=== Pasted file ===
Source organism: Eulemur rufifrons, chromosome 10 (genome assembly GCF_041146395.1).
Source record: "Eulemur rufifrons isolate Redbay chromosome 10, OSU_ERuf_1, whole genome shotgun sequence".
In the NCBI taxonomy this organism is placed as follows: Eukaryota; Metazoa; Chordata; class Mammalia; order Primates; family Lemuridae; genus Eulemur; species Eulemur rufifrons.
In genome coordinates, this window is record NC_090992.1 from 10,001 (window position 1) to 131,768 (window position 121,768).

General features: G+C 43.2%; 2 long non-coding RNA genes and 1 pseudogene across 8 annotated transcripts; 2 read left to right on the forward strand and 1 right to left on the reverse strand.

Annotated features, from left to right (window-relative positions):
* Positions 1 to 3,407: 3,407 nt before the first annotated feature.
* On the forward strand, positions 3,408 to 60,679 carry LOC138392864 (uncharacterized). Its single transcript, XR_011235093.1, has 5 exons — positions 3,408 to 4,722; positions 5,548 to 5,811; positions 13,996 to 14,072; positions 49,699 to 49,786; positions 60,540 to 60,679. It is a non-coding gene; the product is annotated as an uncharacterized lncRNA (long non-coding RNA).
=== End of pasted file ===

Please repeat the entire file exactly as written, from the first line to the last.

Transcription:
Source organism: Eulemur rufifrons, chromosome 10 (genome assembly GCF_041146395.1).
Source record: "Eulemur rufifrons isolate Redbay chromosome 10, OSU_ERuf_1, whole genome shotgun sequence".
In the NCBI taxonomy this organism is placed as follows: Eukaryota; Metazoa; Chordata; class Mammalia; order Primates; family Lemuridae; genus Eulemur; species Eulemur rufifrons.
In genome coordinates, this window is record NC_090992.1 from 10,001 (window position 1) to 131,768 (window position 121,768).

General features: G+C 43.2%; 2 long non-coding RNA genes and 1 pseudogene across 8 annotated transcripts; 2 read left to right on the forward strand and 1 right to left on the reverse strand.

Annotated features, from left to right (window-relative positions):
* Positions 1 to 3,407: 3,407 nt before the first annotated feature.
* On the forward strand, positions 3,408 to 60,679 carry LOC138392864 (uncharacterized). Its single transcript, XR_011235093.1, has 5 exons — positions 3,408 to 4,722; positions 5,548 to 5,811; positions 13,996 to 14,072; positions 49,699 to 49,786; positions 60,540 to 60,679. It is a non-coding gene; the product is annotated as an uncharacterized lncRNA (long non-coding RNA).